2017 – China’s response to ADD on solar cells
By Ravish Bhatia
China’s Solar Energy Sector: Within the mainland, China’s solar (photovoltaic) production is estimated to be about RMB 300 billion, making for almost 40% of the world’s net solar production (Source: China Economic Review). It is expected that China’s solar industry would produce 25% more panels in 2017 as compared to last year. (Source: Reuters).
Solar Energy has been given a considerable push by the present government. It’s one of the featured sectors under Make in India. The National Democratic Alliance (NDA) government has revised the National Solar Mission targets five-fold to 100,000 Mw by 2022. The price of Indian solar cells is between USD 0.65 and USD 0.68 per unit whereas that of cells imported from China is between USD 0.45 and USD 0.50 per unit. Given that in construction of solar power plants, the cost of the panels is makes for about 50% of the cost, construction agents prefer to use imported cells. Hence, with the on-going push for solar energy, imports from China saw a 225% increase for 2015-16 over the previous year (see graph below).
Claims made by the Indian Manufacturers and Counter Claims by Chinese Exporters
The Indian Manufacturers allege “cheap solar cells have captured close to 90 per cent market” (Source: Business Standard) and they demanded action against the US, European Union, China, Malaysia and Taiwan for dumping products in India. A group of indigenous manufacturers had back in 2012 filed a case against imports from China. In 2014, the DGAD imposed 60-110 % duties on imports from China and the US, however the Ministry of Finance did not impose the duty and let the ruling lapse. On the 21st of July, the DGAD initiated a dumping investigation (see initiation document here) as filed by the Indian Solar Manufacturers Association on “Solar Cells whether or not assembled partially or fully in modules or panels or on glass or some other suitable substrates.” Not only this, unlike the last time, they have also filed for safeguards against imports from China with the Ministry of Finance.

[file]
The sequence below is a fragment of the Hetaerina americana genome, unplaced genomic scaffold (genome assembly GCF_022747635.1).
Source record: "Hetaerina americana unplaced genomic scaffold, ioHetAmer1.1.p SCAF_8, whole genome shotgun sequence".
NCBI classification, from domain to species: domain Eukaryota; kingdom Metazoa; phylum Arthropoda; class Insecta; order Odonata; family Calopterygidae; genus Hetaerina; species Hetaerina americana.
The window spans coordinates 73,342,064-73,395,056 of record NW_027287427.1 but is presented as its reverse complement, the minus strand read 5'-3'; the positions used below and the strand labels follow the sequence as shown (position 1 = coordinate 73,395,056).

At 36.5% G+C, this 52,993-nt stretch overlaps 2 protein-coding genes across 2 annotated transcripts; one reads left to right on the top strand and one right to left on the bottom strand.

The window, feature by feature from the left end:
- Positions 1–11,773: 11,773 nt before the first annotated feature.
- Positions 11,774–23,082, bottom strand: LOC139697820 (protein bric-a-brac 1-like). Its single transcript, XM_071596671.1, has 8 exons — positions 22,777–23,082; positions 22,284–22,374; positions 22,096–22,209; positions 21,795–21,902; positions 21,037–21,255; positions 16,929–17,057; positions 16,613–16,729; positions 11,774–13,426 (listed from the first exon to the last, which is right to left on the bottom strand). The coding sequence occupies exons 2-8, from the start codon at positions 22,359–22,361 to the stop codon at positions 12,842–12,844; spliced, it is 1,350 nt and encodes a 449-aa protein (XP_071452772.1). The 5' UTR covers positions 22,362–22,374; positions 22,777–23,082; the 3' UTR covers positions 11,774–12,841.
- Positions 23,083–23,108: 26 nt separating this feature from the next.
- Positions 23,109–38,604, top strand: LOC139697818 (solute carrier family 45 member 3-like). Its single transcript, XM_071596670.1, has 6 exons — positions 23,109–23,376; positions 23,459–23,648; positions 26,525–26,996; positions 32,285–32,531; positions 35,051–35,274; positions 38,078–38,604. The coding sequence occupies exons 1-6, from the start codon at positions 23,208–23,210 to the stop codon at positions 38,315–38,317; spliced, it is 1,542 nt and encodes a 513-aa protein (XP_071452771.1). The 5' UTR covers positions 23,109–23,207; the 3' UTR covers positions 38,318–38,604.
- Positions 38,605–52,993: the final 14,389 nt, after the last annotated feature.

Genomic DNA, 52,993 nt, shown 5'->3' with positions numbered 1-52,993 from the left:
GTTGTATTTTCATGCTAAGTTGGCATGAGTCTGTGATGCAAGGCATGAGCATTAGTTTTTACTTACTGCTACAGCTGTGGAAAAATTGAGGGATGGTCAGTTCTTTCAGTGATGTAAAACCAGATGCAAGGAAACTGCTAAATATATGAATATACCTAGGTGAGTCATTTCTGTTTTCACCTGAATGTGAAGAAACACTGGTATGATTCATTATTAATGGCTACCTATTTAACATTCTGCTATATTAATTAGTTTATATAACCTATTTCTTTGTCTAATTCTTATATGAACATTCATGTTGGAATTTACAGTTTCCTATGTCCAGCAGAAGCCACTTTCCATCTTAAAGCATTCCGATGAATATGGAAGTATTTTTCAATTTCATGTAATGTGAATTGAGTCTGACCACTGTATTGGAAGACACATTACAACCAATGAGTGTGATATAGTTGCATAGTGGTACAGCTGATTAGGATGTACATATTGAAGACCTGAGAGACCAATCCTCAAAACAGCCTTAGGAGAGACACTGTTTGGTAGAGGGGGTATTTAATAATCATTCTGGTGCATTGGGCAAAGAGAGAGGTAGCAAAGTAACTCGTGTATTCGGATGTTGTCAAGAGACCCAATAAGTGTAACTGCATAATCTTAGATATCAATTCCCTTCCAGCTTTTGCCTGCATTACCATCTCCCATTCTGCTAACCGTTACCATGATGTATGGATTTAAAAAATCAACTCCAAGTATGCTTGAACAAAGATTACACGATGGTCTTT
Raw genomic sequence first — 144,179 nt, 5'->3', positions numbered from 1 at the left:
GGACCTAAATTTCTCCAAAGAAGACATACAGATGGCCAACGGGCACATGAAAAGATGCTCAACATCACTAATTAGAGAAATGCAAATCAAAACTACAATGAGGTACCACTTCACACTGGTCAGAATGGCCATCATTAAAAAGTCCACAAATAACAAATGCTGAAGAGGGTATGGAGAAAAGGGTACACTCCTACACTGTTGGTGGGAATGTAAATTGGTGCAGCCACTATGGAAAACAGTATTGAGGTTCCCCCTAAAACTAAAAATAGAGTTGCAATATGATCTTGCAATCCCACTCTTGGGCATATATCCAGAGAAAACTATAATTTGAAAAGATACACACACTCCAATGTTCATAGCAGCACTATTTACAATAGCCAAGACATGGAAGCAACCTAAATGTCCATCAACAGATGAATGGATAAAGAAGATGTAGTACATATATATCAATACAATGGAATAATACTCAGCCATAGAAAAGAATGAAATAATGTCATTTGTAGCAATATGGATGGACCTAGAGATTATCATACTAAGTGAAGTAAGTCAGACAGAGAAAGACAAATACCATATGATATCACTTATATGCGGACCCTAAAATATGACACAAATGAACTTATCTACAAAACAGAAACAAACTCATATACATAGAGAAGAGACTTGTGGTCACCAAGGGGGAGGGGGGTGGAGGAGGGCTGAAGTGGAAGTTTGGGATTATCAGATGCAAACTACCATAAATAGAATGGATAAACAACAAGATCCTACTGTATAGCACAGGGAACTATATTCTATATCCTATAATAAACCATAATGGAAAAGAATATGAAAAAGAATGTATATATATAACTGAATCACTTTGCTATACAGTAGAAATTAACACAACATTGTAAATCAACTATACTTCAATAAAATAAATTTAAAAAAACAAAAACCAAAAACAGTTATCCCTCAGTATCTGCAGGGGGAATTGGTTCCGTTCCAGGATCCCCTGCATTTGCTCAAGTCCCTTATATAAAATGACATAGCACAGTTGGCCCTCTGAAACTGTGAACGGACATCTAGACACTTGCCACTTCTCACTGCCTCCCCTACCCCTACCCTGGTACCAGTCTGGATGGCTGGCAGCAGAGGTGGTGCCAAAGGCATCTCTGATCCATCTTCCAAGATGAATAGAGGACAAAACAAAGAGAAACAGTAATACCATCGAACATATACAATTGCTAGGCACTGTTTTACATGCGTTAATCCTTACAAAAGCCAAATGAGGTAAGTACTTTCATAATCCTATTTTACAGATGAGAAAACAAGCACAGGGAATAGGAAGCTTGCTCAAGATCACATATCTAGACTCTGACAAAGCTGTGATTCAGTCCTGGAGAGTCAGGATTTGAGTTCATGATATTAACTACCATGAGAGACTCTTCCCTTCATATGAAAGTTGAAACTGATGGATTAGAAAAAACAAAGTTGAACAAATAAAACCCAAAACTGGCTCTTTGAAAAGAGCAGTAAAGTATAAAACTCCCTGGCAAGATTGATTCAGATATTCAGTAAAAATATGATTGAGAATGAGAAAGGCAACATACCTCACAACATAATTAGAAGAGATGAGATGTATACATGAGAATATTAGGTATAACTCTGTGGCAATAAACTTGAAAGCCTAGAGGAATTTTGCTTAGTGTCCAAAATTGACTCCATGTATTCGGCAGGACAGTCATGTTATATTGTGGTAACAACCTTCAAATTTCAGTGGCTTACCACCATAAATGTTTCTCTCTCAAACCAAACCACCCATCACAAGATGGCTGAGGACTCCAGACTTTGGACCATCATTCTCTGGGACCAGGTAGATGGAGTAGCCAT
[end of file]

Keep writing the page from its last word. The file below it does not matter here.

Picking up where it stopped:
Xinhua Release on July 25, 2017 titled “China urges India not to abuse trade remedy measures”
China’s Ministry of Commerce (MOC), this Tuesday released a statement saying that India should “avoid abusing trade remedy measures and hoped the two countries can settle trade disputes through consultation.” Wang Hejun, head of the MOC’s trade remedy and investigation bureau said adopting restrictive measures for the trade of photovoltaic products would not only harm photovoltaic sector development in India, but also dampen the sector’s long-term development worldwide as well as economic and trade cooperation between China and India. Read more here.
The Chinese commentary in this matter, as expected is quite restrained. They understand India’s need for cheap imports to meet its growing energy needs. Apart from this, their push at the WTO to get a Market Economy Status (or at least change the way Anti-dumping duty investigations are conducted for NMEs) makes them more confident about the invalidity of this investigation (investigations usually happen over a period of two years – China hopes to achieve the MES in the next 2-3 years).
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